OXFORD, N.C. (WNCN) — A veteran from Granville County is sharing how the efforts of one organization and a four-legged friend are helping conquer her health challenges.
It comes as CBS 17 highlights Veterans Voices, and shares the stories of military veterans in our community ahead of veterans day.
Navy veteran takes great care of her dog, Artie, and in a special way, he takes care of her too.
Artie is a service dog who helps Williams with things like picking up her keys or comforting her, as she struggles with health issues like migraines, arthritis and PTSD.
She also has an older service dog who helps as well.
“They teach me how to go back out and slightly trust. Because trust is where most of my issues come from,” Williams said.
Williams was part of the first group of women to serve on combatant ships, after Congress approved women to do so in 1993.
“I felt like I was climbing a hill the entire time,” Williams said. “It was pretty rough in the aspect that I didn’t feel supported. You have an environment that was all men, and all of a sudden women are in there and the just was just difficult for some people and some leadership to accept that.”
She went on to serve in Japan, San Diego, Everette and the combat zone for Iraq and Afghanistan.
“My determination was to make 20 years, and I did, but not without the compromise of my health,” she explained.
She said chronic stress caused her health issues.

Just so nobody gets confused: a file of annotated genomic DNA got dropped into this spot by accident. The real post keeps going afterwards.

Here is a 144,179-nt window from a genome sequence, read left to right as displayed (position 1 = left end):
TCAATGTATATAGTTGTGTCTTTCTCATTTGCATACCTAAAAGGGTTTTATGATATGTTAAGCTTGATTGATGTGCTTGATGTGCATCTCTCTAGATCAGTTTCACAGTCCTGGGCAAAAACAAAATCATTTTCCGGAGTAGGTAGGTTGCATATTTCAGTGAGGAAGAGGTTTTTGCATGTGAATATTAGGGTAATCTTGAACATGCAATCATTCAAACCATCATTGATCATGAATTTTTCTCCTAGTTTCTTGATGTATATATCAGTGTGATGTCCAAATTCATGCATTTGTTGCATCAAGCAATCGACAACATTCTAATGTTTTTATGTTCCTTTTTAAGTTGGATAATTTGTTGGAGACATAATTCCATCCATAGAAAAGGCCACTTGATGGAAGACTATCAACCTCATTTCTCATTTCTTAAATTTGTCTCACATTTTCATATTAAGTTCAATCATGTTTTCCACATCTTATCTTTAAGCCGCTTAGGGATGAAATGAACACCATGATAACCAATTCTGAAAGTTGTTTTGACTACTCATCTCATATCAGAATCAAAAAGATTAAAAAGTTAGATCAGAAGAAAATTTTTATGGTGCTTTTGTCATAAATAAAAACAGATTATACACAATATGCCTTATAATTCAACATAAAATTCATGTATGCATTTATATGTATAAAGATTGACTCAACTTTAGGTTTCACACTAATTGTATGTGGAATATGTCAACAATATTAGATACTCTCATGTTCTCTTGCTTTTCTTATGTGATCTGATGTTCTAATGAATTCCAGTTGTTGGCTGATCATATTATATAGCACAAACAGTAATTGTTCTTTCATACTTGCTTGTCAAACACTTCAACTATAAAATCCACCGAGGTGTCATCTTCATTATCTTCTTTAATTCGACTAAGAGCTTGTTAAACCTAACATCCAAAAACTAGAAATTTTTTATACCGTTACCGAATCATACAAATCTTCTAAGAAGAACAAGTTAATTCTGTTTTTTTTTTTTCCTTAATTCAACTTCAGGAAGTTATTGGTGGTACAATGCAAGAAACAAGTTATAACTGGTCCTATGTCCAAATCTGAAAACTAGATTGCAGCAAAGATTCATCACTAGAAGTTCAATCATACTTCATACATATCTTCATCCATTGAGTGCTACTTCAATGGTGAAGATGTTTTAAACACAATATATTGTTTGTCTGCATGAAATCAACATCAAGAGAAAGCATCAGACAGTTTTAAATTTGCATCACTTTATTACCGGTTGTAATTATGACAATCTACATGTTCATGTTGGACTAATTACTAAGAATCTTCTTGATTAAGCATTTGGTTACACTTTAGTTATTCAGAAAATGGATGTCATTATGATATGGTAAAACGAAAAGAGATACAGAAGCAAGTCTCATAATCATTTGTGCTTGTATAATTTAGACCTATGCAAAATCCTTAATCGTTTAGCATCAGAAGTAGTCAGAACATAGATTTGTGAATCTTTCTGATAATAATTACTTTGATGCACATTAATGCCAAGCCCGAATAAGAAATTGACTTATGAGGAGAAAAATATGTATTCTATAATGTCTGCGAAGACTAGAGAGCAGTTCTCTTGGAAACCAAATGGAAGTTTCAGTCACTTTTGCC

It’s something she’s studying now, as she gets her PhD in mind and body medicine. She’s also certified in life coaching and serves as a practitioner.
“I wanted to know why my body went from being able to run 15 miles a day, to barely walking,” she said.
Williams says having Artie now makes her more active.
With a big backyard, they get to play, practice their tricks, and grow their bond together.
She got him through America’s VetDogs, a charity which trains service dogs and guide dogs, and pairs them with veterans and first responders at no cost.
“Having a service dog brings back a life that I didn’t think I was going to have” Williams explained. “For a veteran out there that is still questioning whether or not they should ask for a dog, don’t be afraid to ask for help.”
“One of the things veterans do is we compare ourselves to how we were before our disability, and having a dog that doesn’t even know your history but understands where you are in the moment is so great,” she said.
Click here to learn more about America’s VetDogs.